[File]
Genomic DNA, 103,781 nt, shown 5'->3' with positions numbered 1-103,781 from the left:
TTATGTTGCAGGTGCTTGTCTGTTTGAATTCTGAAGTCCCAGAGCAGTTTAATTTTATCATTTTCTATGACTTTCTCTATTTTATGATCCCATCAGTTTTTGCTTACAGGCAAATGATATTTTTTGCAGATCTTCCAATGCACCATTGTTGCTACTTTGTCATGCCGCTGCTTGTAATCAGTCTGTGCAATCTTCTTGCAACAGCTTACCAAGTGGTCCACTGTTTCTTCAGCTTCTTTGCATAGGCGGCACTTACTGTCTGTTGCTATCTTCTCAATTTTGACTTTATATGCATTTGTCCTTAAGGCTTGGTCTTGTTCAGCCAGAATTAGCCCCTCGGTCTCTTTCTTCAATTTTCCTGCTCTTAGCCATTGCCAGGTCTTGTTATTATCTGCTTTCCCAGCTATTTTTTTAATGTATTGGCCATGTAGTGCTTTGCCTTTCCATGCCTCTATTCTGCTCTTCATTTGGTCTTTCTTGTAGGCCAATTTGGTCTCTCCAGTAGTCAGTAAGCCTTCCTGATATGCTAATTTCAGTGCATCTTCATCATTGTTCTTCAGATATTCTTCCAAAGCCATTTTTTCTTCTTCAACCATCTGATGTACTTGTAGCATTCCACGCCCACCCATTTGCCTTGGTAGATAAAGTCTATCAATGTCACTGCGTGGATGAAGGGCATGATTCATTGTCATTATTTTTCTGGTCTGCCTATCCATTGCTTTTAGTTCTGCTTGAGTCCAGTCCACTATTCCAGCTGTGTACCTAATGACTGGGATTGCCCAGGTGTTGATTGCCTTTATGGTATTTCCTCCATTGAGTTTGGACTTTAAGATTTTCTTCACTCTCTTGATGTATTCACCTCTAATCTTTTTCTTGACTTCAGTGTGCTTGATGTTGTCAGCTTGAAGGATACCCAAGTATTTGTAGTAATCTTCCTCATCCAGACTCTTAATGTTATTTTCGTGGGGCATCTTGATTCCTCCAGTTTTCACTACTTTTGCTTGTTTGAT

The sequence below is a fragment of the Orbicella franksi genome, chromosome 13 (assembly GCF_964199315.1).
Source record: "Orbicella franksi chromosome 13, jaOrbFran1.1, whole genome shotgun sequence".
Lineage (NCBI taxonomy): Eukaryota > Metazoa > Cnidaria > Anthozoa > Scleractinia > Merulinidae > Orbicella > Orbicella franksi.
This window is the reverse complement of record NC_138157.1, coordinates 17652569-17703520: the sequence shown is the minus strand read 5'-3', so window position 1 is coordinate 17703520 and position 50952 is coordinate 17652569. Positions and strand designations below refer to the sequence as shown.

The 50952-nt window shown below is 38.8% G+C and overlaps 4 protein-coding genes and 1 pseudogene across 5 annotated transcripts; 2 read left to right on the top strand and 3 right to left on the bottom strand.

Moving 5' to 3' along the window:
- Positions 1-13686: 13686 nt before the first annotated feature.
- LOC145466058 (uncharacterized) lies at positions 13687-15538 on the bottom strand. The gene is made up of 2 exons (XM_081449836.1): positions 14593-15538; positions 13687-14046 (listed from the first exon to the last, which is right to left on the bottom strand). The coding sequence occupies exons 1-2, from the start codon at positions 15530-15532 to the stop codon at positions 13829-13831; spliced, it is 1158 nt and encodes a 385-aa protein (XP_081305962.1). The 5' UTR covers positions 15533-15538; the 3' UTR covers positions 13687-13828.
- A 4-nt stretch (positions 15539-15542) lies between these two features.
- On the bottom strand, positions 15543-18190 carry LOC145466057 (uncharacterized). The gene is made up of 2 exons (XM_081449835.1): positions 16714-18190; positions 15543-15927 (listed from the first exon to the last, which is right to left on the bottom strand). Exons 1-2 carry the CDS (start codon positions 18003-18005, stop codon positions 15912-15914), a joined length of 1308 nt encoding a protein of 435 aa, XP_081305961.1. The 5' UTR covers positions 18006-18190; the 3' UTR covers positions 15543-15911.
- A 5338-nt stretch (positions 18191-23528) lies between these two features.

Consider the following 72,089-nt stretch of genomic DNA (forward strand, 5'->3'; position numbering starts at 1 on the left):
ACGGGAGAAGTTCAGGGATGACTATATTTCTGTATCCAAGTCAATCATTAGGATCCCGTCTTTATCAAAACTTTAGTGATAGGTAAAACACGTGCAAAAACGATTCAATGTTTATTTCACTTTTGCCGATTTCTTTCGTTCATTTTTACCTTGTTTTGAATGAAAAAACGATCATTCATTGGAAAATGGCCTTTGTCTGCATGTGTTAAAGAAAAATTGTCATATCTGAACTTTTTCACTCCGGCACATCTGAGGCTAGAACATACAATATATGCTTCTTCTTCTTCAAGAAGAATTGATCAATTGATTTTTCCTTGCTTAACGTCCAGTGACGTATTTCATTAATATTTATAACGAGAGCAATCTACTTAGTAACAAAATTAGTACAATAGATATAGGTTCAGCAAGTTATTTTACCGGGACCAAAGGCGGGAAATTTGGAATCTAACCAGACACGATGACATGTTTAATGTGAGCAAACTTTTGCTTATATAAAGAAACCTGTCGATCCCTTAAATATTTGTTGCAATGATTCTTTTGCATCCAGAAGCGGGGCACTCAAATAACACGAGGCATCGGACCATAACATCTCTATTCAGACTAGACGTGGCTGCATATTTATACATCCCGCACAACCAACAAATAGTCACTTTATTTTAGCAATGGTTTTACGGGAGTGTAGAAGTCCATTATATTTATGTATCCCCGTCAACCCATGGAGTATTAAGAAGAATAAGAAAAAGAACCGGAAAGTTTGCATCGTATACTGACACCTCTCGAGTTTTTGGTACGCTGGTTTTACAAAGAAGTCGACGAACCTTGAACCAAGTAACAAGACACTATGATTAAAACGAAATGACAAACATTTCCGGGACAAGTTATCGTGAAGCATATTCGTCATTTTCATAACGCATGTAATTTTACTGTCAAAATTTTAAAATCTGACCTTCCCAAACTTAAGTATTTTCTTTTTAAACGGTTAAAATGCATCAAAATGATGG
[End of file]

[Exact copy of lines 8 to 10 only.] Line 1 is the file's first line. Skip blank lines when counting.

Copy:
Moving 5' to 3' along the window:
- Positions 1-13686: 13686 nt before the first annotated feature.
- LOC145466058 (uncharacterized) lies at positions 13687-15538 on the bottom strand. The gene is made up of 2 exons (XM_081449836.1): positions 14593-15538; positions 13687-14046 (listed from the first exon to the last, which is right to left on the bottom strand). The coding sequence occupies exons 1-2, from the start codon at positions 15530-15532 to the stop codon at positions 13829-13831; spliced, it is 1158 nt and encodes a 385-aa protein (XP_081305962.1). The 5' UTR covers positions 15533-15538; the 3' UTR covers positions 13687-13828.